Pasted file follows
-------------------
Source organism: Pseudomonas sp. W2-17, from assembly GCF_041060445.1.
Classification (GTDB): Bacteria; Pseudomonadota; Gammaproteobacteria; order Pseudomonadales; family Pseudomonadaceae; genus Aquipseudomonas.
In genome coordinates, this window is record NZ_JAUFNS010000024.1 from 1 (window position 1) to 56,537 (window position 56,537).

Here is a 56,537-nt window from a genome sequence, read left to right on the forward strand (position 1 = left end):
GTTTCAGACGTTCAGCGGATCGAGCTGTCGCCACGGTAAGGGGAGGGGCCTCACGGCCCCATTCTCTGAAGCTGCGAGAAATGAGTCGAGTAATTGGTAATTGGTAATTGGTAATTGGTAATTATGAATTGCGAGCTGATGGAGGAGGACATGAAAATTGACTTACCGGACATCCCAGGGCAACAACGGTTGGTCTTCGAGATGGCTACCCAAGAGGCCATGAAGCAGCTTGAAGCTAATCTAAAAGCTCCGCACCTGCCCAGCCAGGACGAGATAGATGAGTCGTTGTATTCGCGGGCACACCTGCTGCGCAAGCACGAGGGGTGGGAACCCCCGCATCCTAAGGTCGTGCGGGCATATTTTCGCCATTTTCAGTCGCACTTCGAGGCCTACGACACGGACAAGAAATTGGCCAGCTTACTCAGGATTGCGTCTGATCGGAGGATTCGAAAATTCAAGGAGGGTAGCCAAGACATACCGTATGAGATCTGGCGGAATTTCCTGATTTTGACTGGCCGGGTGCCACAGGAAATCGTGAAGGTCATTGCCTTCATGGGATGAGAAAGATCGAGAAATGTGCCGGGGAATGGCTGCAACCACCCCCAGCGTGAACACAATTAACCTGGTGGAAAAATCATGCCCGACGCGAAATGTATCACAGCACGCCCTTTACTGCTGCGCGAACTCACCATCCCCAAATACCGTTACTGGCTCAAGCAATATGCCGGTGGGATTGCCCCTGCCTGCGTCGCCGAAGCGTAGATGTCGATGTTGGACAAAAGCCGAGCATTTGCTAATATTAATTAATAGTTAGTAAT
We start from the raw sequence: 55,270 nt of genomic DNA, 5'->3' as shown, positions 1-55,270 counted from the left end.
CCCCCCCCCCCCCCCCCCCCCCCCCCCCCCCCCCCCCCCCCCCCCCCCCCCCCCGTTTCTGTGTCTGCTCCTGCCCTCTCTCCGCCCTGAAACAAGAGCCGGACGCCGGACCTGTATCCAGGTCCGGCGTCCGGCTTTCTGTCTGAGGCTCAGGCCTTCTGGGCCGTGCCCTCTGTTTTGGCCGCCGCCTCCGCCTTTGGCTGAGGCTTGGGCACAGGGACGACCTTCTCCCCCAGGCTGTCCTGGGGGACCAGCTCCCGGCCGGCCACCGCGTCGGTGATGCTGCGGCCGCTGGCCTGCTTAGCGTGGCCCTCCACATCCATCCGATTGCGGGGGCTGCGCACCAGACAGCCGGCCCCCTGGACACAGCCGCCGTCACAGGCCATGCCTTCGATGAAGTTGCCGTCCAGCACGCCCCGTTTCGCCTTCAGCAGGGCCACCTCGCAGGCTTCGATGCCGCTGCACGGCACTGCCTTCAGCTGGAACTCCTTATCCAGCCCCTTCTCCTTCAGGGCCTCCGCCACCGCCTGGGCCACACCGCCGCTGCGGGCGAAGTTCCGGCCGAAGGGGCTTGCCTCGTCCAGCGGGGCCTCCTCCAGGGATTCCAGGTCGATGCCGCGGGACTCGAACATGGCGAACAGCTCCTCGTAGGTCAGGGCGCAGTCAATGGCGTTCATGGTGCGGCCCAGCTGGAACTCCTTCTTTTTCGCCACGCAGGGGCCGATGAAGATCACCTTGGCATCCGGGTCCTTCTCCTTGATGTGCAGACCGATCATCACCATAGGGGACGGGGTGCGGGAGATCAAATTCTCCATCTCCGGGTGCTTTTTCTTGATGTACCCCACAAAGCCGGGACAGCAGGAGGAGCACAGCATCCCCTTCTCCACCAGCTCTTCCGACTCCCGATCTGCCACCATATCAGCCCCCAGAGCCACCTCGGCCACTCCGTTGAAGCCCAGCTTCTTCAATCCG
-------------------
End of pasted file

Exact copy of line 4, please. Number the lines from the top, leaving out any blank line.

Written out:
Here is a 56,537-nt window from a genome sequence, read left to right on the forward strand (position 1 = left end):